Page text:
Erralyn Thomas - Law school, treaty work, politics

Tue. Apr. 29/14

Erralyn Thomas hurries into the Snuneymuxw First Nation's administration building, almost rushing past before backtracking.

"Hi, I just have to take care of some things," she says apologetically, extending her hand. "I'll be back in a couple minutes?" She disappears into the back and, when she returns, Thomas picks an empty office (she doesn't have her own yet) and moves a large stack of files from a chair before setting down two bags of bread she just purchased from people selling it outside.

"Sorry, it's crazy out there," she says, sitting down in the unlit office in front of a large, open window.

Dressed in a hot pink sweater and jeans with her hair tied back, the 28-year-old sits casually with one Ugg boot-clad foot tucked underneath her. Thomas, the newest and youngest Snuneymuxw councillor as of February, has made some time between back-to-back meetings.

Because she is also an Assembly of First Nations youth representative, a GEN7 Messenger for Motivate Canada and an articling law student with the Hul'quimi'num Treaty Group, her schedule is hectic and has her travelling all over Canada.

She jokes that she needs a secretary and is sometimes afraid to look at her phone, but juggling many positions is nothing new to Thomas, who played seven sports in high school and competed in the Women's Lacrosse World Cup in 2009.

Once the chaos around her calms, it becomes clear why Thomas was elected to leadership.

Her calendar is packed full, yet she is immediately focused on the task at hand and seems to compartmentalize everything masterfully.

And despite words like "embryonic" slipping into her casual speech, sitting down with the newest Snuneymuxw councillor is like catching up with an old friend.

Thomas was born and raised on Snuneymuxw territory, moving in with her grandparents in Cowichan just before high school.

She was a daredevil as a child who would pull stunts like jumping off bridges, eventually channeling her energy and love of adventure into sports.

Her talent for a particular sport, lacrosse, soon stood out, and she received a Division 1 Lacrosse scholarship to attend Niagara University in New York.

Training with the assistant coach of Team Canada, Thomas competed in the 2009 Women's Lacrosse World Cup in the Czech Republic with the Haundenosaunee Women's National Team before returning to her home on the Snuneymuxw First Nation. Although she says she is likely finished with sports now (and sick of the gym) she draws comparisons between politics and sports "all the time."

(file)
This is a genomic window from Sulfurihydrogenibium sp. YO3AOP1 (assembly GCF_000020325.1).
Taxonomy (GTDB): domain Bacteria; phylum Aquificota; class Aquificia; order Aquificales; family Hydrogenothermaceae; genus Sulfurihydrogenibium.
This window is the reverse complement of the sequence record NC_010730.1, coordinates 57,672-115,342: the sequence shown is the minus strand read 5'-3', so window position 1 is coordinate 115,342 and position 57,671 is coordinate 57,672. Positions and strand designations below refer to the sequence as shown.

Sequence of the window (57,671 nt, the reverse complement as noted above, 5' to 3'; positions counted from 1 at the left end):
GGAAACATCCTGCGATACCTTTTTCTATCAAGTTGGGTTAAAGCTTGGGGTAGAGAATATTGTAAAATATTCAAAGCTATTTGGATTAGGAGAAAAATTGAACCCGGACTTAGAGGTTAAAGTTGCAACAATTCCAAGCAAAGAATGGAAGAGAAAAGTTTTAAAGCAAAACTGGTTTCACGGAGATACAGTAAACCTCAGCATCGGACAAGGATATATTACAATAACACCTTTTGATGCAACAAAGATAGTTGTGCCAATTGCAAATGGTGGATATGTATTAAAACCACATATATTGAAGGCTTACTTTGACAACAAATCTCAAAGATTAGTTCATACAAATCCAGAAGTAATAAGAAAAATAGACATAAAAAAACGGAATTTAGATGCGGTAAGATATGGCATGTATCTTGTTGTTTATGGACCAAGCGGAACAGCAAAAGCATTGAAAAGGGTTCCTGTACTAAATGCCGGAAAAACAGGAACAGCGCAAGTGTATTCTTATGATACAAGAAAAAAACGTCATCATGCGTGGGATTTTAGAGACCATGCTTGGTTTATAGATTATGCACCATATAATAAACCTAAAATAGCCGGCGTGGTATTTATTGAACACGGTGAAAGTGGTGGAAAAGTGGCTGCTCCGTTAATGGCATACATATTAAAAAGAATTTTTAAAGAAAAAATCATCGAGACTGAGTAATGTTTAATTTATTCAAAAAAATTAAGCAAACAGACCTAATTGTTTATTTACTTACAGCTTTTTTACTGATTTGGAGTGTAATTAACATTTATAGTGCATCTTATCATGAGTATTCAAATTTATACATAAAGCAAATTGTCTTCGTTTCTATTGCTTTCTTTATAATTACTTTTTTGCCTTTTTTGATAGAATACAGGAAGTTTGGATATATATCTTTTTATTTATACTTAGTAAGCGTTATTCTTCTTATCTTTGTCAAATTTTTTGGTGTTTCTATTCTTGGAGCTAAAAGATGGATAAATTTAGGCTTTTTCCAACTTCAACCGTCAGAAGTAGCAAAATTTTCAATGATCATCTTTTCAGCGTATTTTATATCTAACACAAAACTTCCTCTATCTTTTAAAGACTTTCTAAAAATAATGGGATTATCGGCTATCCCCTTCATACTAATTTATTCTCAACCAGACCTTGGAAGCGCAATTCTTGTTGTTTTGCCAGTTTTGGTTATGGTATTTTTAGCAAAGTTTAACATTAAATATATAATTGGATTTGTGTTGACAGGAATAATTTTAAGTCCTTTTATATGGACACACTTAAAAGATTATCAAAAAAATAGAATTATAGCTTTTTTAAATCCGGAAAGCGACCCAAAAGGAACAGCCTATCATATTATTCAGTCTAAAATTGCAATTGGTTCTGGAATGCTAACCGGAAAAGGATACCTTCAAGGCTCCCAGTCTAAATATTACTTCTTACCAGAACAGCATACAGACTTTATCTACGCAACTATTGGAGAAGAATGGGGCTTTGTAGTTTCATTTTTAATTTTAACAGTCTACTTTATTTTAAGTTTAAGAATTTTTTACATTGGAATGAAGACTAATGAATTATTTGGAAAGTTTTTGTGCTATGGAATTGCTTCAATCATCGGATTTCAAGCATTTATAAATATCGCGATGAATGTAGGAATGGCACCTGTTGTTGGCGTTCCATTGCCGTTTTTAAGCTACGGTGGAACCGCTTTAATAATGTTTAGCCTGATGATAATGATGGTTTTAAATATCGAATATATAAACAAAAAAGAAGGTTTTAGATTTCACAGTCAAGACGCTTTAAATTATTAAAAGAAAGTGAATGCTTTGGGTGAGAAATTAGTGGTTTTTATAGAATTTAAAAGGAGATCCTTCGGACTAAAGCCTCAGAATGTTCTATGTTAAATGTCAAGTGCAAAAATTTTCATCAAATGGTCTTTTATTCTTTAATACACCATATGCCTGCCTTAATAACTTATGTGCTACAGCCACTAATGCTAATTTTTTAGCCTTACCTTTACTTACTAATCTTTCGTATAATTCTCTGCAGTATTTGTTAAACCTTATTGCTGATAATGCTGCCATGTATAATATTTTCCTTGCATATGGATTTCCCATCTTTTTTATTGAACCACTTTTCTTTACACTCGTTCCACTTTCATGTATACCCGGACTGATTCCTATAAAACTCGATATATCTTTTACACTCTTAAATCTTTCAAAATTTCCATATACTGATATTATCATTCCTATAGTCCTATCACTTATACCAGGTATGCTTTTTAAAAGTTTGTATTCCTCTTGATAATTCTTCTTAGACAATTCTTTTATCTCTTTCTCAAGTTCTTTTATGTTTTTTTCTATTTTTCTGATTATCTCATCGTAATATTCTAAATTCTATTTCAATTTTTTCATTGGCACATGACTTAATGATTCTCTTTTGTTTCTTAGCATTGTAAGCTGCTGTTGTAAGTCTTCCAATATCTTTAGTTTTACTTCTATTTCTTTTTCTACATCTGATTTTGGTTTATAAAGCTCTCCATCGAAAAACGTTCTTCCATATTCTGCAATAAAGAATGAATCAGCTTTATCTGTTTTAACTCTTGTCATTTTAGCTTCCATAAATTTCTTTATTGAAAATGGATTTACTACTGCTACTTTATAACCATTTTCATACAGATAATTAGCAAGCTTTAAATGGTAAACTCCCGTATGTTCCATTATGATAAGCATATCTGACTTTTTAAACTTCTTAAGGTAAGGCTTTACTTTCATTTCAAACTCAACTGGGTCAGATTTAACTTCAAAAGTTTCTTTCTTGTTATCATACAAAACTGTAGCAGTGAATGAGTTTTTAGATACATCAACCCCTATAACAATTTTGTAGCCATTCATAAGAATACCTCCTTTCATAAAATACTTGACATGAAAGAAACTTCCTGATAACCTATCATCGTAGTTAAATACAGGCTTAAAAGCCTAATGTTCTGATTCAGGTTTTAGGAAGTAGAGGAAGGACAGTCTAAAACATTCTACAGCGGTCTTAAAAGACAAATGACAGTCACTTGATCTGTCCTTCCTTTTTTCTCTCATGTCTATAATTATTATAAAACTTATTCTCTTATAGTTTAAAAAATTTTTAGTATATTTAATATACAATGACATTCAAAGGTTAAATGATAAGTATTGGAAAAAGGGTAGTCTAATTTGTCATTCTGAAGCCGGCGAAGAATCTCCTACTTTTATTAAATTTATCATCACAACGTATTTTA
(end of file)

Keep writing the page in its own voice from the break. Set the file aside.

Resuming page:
"Sometimes life will slow down and I'll look around and think, 'huh, this is what my life really is. It's so fast,'" she said.

"Before I started on council, the older generation, the wiser people before me, were saying, 'go slow, you've got to go slow.' I spent two months telling myself that because I know from all the other boards I've sat on that I come in flying."

When Thomas was a teenager, she wanted to be a lawyer and play lacrosse. She set her eye on a councillor position in her 20s after she had achieved both of her goals at a young age.

"I was trying to figure out where I could fit in and be most effective," she said. "It was like, what next? And this is it. I can see myself here for a long time, as long as I can do good on behalf of our people and they continue to feel that I can do the job."

When Thomas was campaigning for her councillor position, she would often spend days working on her law degree through the University of British Columbia, then come home and start door-knocking in the community, eventually covering every house in the nation.

"I felt it was important for them to see me and get to know me," she said.

"Our council has been wiser in age, if I can say it like that, and having someone young in general I think is a change for our nation. But the people made the change because they voted. That's what they want. I think our people made a huge statement by voting me in."

Thomas campaigned around improving community development, supporting elders and supporting youth. When she was nominated, she was called "the new Snuneymuxw."

"Being a decision-maker in the community, you have to think of everything," she said. "There's a kinship feeling to it as opposed to voting in a mayor and (city) council. I wouldn't have run if my family didn't support me."

Another difference between city and First Nations politics - Thomas works with many blood relatives.

"I look around the (council) table and half of them are my second cousins."

Thomas said she is purposefully slowing down her previous momentum for now, and has no goals at the moment aside from helping her community, law, and potentially marriage and children. She also hopes she is paving the way for more young people to get into politics, and is very aware that she is setting an example.

"At the end of the day, if I can do it, a lot of young people can do it as well," she said.

"My grandma always says I have a thick skull because I always want to change things. I want to change them for the better and I do want to set the bar higher. But right now I'm paying my dues. I'm taking my turn at the council table."